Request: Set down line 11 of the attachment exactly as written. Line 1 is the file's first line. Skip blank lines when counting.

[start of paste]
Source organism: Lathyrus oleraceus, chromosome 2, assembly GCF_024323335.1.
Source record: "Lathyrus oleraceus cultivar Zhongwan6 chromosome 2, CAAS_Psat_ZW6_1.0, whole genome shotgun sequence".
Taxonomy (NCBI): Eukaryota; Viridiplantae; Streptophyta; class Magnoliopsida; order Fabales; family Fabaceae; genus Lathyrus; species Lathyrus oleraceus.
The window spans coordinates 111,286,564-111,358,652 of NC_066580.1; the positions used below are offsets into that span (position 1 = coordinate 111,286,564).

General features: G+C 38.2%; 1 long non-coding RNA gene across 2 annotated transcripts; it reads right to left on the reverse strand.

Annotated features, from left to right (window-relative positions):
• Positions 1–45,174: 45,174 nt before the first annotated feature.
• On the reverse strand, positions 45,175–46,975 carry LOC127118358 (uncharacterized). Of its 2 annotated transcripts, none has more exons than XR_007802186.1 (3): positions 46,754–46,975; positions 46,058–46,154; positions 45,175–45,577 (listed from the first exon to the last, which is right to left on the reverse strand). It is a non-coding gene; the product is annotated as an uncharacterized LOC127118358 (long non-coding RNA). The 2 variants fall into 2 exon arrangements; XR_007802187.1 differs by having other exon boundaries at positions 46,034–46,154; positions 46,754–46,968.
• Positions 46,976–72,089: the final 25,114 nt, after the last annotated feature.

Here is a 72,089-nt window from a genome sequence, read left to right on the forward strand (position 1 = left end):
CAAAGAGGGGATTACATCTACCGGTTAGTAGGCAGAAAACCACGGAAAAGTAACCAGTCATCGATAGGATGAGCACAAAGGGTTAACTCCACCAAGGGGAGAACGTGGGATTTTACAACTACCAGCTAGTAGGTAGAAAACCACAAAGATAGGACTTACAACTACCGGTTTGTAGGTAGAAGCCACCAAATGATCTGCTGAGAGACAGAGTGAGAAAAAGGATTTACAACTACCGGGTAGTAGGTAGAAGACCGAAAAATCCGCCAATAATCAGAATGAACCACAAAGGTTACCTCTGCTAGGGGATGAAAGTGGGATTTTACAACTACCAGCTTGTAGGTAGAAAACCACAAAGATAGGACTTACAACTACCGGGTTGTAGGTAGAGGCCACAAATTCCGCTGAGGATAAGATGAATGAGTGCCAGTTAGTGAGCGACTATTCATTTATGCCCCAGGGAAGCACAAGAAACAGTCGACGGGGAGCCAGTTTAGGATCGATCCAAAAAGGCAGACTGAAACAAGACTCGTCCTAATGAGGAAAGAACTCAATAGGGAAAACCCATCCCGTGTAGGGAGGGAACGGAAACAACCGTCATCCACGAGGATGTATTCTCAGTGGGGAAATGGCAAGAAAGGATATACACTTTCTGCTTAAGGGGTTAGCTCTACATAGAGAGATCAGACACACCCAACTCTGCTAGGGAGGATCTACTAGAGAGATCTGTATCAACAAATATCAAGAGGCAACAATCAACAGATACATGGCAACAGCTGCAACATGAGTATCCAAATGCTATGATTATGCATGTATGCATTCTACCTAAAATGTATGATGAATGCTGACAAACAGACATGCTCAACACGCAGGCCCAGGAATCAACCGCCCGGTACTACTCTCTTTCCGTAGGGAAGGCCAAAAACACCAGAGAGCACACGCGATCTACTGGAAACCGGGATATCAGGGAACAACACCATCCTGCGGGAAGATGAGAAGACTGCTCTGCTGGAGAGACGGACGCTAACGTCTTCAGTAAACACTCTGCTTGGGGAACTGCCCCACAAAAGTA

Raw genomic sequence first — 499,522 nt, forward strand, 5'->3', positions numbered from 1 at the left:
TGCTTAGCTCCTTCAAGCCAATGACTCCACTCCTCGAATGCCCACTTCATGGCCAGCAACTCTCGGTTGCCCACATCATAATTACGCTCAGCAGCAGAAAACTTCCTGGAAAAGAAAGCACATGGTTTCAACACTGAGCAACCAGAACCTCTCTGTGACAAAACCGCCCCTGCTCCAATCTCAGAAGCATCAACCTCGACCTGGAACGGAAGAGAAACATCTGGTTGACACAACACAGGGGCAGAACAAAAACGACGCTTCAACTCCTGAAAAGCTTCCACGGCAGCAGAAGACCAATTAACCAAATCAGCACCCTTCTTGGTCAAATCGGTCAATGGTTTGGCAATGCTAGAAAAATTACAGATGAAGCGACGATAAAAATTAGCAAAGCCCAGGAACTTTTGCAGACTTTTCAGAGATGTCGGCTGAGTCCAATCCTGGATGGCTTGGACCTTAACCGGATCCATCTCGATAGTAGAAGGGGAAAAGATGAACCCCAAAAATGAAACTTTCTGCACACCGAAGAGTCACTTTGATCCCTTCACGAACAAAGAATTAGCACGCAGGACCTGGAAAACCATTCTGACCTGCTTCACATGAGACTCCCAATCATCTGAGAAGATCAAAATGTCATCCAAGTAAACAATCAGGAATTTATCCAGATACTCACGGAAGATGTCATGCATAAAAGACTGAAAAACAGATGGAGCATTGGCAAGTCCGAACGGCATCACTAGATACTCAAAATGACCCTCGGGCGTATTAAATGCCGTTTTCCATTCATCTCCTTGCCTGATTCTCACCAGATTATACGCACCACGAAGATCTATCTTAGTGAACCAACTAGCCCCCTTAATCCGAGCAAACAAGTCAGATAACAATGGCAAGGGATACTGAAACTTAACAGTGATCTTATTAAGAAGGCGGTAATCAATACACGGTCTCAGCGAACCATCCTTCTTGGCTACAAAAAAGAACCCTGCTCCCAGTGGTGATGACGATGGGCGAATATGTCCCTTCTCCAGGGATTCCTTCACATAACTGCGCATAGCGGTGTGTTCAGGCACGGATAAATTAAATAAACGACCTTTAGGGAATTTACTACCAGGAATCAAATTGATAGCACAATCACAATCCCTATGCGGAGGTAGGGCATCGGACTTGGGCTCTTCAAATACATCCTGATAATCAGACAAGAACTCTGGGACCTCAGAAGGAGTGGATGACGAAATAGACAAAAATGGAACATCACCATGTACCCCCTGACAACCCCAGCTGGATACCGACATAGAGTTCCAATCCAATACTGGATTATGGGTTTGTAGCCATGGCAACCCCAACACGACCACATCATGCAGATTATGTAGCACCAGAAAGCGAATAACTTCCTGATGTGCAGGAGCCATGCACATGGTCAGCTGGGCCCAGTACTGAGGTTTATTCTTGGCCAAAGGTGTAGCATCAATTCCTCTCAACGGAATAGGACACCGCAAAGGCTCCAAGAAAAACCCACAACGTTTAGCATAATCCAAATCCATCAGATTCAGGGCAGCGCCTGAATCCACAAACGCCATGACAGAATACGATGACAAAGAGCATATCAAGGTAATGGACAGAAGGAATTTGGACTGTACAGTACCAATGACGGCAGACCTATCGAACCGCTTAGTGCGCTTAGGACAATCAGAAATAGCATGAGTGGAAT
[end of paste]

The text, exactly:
CAAAGAGGGGATTACATCTACCGGTTAGTAGGCAGAAAACCACGGAAAAGTAACCAGTCATCGATAGGATGAGCACAAAGGGTTAACTCCACCAAGGGGAGAACGTGGGATTTTACAACTACCAGCTAGTAGGTAGAAAACCACAAAGATAGGACTTACAACTACCGGTTTGTAGGTAGAAGCCACCAAATGATCTGCTGAGAGACAGAGTGAGAAAAAGGATTTACAACTACCGGGTAGTAGGTAGAAGACCGAAAAATCCGCCAATAATCAGAATGAACCACAAAGGTTACCTCTGCTAGGGGATGAAAGTGGGATTTTACAACTACCAGCTTGTAGGTAGAAAACCACAAAGATAGGACTTACAACTACCGGGTTGTAGGTAGAGGCCACAAATTCCGCTGAGGATAAGATGAATGAGTGCCAGTTAGTGAGCGACTATTCATTTATGCCCCAGGGAAGCACAAGAAACAGTCGACGGGGAGCCAGTTTAGGATCGATCCAAAAAGGCAGACTGAAACAAGACTCGTCCTAATGAGGAAAGAACTCAATAGGGAAAACCCATCCCGTGTAGGGAGGGAACGGAAACAACCGTCATCCACGAGGATGTATTCTCAGTGGGGAAATGGCAAGAAAGGATATACACTTTCTGCTTAAGGGGTTAGCTCTACATAGAGAGATCAGACACACCCAACTCTGCTAGGGAGGATCTACTAGAGAGATCTGTATCAACAAATATCAAGAGGCAACAATCAACAGATACATGGCAACAGCTGCAACATGAGTATCCAAATGCTATGATTATGCATGTATGCATTCTACCTAAAATGTATGATGAATGCTGACAAACAGACATGCTCAACACGCAGGCCCAGGAATCAACCGCCCGGTACTACTCTCTTTCCGTAGGGAAGGCCAAAAACACCAGAGAGCACACGCGATCTACTGGAAACCGGGATATCAGGGAACAACACCATCCTGCGGGAAGATGAGAAGACTGCTCTGCTGGAGAGACGGACGCTAACGTCTTCAGTAAACACTCTGCTTGGGGAACTGCCCCACAAAAGTA